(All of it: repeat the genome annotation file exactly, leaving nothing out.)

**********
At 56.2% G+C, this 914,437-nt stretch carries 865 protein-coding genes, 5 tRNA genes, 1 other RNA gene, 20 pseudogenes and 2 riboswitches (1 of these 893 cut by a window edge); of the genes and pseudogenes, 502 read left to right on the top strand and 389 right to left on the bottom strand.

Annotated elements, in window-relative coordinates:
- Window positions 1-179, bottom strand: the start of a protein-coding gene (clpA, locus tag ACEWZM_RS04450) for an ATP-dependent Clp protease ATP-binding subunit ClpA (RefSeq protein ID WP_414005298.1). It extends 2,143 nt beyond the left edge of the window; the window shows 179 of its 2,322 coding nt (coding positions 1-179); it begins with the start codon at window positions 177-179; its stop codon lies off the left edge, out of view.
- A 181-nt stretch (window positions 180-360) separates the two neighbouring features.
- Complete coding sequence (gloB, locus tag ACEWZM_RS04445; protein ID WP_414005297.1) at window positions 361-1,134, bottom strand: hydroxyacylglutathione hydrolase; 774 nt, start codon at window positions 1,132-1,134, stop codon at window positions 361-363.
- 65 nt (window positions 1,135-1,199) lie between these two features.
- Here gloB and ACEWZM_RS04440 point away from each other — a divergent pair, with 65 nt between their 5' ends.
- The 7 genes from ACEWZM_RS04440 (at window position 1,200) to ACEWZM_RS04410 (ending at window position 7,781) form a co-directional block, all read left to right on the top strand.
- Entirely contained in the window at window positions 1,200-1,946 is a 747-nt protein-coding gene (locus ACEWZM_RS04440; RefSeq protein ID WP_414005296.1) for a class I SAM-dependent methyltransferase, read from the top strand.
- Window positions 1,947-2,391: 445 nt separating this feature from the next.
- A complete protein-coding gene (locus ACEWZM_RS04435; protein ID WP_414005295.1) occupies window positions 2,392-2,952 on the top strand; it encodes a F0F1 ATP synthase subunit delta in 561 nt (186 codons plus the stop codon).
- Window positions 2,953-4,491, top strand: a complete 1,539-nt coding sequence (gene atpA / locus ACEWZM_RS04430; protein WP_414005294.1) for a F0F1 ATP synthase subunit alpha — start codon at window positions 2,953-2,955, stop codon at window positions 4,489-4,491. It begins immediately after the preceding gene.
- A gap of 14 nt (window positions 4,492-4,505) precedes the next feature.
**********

At 56.2% G+C, this 914,437-nt stretch carries 865 protein-coding genes, 5 tRNA genes, 1 other RNA gene, 20 pseudogenes and 2 riboswitches (1 of these 893 cut by a window edge); of the genes and pseudogenes, 502 read left to right on the top strand and 389 right to left on the bottom strand.

Annotated elements, in window-relative coordinates:
- Window positions 1-179, bottom strand: the start of a protein-coding gene (clpA, locus tag ACEWZM_RS04450) for an ATP-dependent Clp protease ATP-binding subunit ClpA (RefSeq protein ID WP_414005298.1). It extends 2,143 nt beyond the left edge of the window; the window shows 179 of its 2,322 coding nt (coding positions 1-179); it begins with the start codon at window positions 177-179; its stop codon lies off the left edge, out of view.
- A 181-nt stretch (window positions 180-360) separates the two neighbouring features.
- Complete coding sequence (gloB, locus tag ACEWZM_RS04445; protein ID WP_414005297.1) at window positions 361-1,134, bottom strand: hydroxyacylglutathione hydrolase; 774 nt, start codon at window positions 1,132-1,134, stop codon at window positions 361-363.
- 65 nt (window positions 1,135-1,199) lie between these two features.
- Here gloB and ACEWZM_RS04440 point away from each other — a divergent pair, with 65 nt between their 5' ends.
- The 7 genes from ACEWZM_RS04440 (at window position 1,200) to ACEWZM_RS04410 (ending at window position 7,781) form a co-directional block, all read left to right on the top strand.
- Entirely contained in the window at window positions 1,200-1,946 is a 747-nt protein-coding gene (locus ACEWZM_RS04440; RefSeq protein ID WP_414005296.1) for a class I SAM-dependent methyltransferase, read from the top strand.
- Window positions 1,947-2,391: 445 nt separating this feature from the next.
- A complete protein-coding gene (locus ACEWZM_RS04435; protein ID WP_414005295.1) occupies window positions 2,392-2,952 on the top strand; it encodes a F0F1 ATP synthase subunit delta in 561 nt (186 codons plus the stop codon).
- Window positions 2,953-4,491, top strand: a complete 1,539-nt coding sequence (gene atpA / locus ACEWZM_RS04430; protein WP_414005294.1) for a F0F1 ATP synthase subunit alpha — start codon at window positions 2,953-2,955, stop codon at window positions 4,489-4,491. It begins immediately after the preceding gene.
- A gap of 14 nt (window positions 4,492-4,505) precedes the next feature.